Being an agent is like being middle management. On the one hand, you have upper management screaming at you to cut costs and produce more revenue. On the other side you have employees screaming about cost cuts and the challenges of making sales.

    Consumers are starving for data interpretation. They’re being blasted by the media about the mortgage crisis, foreclosures, bank failures and recesssion, and they’re also being told now is a great time to buy?

    Realtors have a brilliant opportunity to become that respected, educated pro who can help buyers and selllers make sense out of all this data. Seek out educators who can help you do this. We are out here ready to help you.

    I meet Realtors every day who come into the classroom looking for someone to help them be that person. It’s a shame their brokers are not doing this and instead, teaching their agents to blame the media and bloggers.

    Brokers who DO decide to help educate their agents will survive and thrive.

    Educate being defined as how to make sense out of what’s happening and how to help consumers make good decisions and NOT just teaching them more sales scripts to memorize.

    I can tell your readers (and brokers) from experience that consumers are out there, they like what they’re reading on RCG, they interact with me via email, & over the phone, I’ve met with many face-to-face and many have hired me.

    The business is out there.

    I’m glad you received that email because if it would have come to me, I’d tell them to stop whining, get off the butts and go out there and start LISTENING to consumers (not talking.)

  3. Hi Joe,

    Though RCG contributors are local and know the local market, it is read by consumers nationwide. I have regular readers from as far away as Florida, WA DC, and Virginia.

    People in foreclosure from all over the U.S. have found us and asked heartbreaking questions about their own homes.

    The national media has been contacting me for over a year now for interviews based on what they’ve found on RCG and tomorrow I’m meeting with a TV crew from Canada.

    We’re doing something good: We’re telling consumers the truth about what’s going on.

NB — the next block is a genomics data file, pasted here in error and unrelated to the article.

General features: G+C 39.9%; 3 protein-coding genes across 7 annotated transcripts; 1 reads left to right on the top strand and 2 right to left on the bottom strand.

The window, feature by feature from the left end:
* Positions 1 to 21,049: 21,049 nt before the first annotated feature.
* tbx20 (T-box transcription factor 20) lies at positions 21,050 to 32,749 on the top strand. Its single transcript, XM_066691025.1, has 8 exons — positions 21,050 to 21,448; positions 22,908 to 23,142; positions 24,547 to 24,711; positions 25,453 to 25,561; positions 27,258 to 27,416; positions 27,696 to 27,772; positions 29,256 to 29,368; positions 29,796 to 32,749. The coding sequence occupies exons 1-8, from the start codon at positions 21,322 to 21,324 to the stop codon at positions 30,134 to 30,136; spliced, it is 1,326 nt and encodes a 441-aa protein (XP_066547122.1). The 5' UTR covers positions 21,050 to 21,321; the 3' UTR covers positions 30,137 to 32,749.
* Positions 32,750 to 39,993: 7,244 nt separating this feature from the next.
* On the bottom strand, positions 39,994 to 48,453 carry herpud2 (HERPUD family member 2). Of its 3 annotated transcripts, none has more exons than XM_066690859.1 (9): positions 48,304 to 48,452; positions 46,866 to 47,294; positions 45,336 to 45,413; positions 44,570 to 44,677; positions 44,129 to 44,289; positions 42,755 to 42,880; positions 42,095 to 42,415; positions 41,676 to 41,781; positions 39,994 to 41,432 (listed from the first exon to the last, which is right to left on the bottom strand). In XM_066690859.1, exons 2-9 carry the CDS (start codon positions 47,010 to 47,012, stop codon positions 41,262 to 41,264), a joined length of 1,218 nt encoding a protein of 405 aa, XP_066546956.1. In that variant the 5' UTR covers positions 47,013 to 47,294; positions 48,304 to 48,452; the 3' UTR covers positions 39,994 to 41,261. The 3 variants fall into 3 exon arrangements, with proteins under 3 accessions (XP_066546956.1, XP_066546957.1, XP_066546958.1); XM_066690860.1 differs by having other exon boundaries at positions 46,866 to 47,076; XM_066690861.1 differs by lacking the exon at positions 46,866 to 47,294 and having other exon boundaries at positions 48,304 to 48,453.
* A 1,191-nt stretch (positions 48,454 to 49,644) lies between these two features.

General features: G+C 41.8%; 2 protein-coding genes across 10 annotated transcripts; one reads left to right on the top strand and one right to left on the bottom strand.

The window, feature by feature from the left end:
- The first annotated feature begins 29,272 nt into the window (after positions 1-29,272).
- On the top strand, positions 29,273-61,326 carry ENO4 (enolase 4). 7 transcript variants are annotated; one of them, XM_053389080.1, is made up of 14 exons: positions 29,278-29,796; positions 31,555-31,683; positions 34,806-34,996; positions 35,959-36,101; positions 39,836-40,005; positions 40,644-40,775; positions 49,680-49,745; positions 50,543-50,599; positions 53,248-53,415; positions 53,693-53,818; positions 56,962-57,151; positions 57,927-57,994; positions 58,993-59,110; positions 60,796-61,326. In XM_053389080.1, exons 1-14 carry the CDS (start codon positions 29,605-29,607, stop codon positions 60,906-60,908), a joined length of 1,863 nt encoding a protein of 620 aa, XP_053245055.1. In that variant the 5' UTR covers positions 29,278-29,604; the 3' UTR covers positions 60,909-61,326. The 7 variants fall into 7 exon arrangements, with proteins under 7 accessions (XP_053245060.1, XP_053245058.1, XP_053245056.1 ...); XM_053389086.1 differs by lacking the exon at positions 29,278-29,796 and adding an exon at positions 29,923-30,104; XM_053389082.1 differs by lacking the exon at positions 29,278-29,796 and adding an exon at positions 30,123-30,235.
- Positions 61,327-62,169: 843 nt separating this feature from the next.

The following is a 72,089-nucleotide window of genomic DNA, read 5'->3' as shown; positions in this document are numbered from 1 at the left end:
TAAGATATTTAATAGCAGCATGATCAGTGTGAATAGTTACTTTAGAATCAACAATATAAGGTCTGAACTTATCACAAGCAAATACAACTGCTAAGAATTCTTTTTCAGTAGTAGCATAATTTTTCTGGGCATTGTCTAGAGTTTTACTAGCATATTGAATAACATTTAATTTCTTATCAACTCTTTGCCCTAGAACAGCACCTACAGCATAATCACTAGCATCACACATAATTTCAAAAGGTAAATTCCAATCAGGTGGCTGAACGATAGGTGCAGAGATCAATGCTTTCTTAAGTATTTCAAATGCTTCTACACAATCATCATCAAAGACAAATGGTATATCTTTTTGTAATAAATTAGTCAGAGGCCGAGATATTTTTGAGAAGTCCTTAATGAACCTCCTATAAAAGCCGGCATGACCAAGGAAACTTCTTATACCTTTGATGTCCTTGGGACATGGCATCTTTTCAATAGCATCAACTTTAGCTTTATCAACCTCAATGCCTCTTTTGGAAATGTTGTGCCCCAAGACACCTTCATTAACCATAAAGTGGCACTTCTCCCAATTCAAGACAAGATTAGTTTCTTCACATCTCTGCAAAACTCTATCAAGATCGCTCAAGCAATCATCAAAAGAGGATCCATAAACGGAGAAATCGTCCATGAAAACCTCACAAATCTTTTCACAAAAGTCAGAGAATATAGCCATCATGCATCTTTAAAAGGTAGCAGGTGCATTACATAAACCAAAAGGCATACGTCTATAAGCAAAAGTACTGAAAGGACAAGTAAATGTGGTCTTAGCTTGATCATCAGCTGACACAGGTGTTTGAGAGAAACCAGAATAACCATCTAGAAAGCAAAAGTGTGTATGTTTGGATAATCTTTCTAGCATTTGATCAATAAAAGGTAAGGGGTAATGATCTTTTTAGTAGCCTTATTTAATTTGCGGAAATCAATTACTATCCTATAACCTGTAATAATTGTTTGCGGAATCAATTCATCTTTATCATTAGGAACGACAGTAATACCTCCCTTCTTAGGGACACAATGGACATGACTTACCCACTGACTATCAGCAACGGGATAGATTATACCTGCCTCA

4. Hi Dustin:

    I’m not sure if it works in other markets or not, but it sounds like really good advice. I think that it’s a wonderful idea.

    Thanks for sharing.

    Misty

  5. Completely agreed with your letter, Dustin.

    One small quibble is here:

    While it might be in the best interest of the industry for RCG to put a positive spin on today’s market, from my perspective, it’s in the best interest of each contributor to take a position that a vast majority of consumers can relate to. For consumers, the market sucks… and that includes most of the people who are considering buying and/or selling right now. And my experience has been that if you tell an internet consumer anything they don’t want to hear, they’ll simply do another google search and find an agent, website or blog that matches with their reality.

    Telling consumers what they want to hear is also a kind of spin. I know you don’t mean it that way — I know what you’re saying is to be honest and authentic. But I wanted to make this clear.

    Consumers can sniff out inauthenticity either way — whether it’s pro-industry spin or pro-consumer spin. Just be authentic, be honest, and give your professional opinion backed up with research, data, and experience and consumers will be able to distinguish trustworthy folks from the Slick Willie salesmen.

    -rsh

  6. What many agents don’t understand is that it is perfectly fine to say to a buyer client that it is a terrible time to buy. That is beyond fathomable to many agents.

    I have told many a client “you are paying $20,000 too much for this house”. I’ve told a buyer of one of my own homes he was paying $100,000 too much for it. His response: “will you sell it to me for less then?” My response: “No.” He bought it.

    Too many agents don’t understand that honesty is always OK.

  7. Now here’s a good idea for a blog article: What does a Realtor member do when his or her duties under the Realtor code (Honesty) conflict with his or her duties to earn a living?

    Honesty is always okay….except when you have to chose between honesty and feeding your family?